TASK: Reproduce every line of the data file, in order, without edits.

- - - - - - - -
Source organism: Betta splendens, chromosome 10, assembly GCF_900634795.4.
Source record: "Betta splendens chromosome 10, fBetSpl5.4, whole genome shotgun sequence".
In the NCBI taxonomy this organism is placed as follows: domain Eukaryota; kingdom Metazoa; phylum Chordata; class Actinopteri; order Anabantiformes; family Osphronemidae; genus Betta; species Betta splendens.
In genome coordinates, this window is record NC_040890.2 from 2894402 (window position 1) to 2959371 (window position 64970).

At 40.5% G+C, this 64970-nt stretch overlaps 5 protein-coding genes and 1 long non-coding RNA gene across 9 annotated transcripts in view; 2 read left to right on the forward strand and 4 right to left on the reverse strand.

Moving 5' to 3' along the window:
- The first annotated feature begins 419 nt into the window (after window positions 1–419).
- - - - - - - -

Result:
Source organism: Betta splendens, chromosome 10, assembly GCF_900634795.4.
Source record: "Betta splendens chromosome 10, fBetSpl5.4, whole genome shotgun sequence".
In the NCBI taxonomy this organism is placed as follows: domain Eukaryota; kingdom Metazoa; phylum Chordata; class Actinopteri; order Anabantiformes; family Osphronemidae; genus Betta; species Betta splendens.
In genome coordinates, this window is record NC_040890.2 from 2894402 (window position 1) to 2959371 (window position 64970).

At 40.5% G+C, this 64970-nt stretch overlaps 5 protein-coding genes and 1 long non-coding RNA gene across 9 annotated transcripts in view; 2 read left to right on the forward strand and 4 right to left on the reverse strand.

Moving 5' to 3' along the window:
- The first annotated feature begins 419 nt into the window (after window positions 1–419).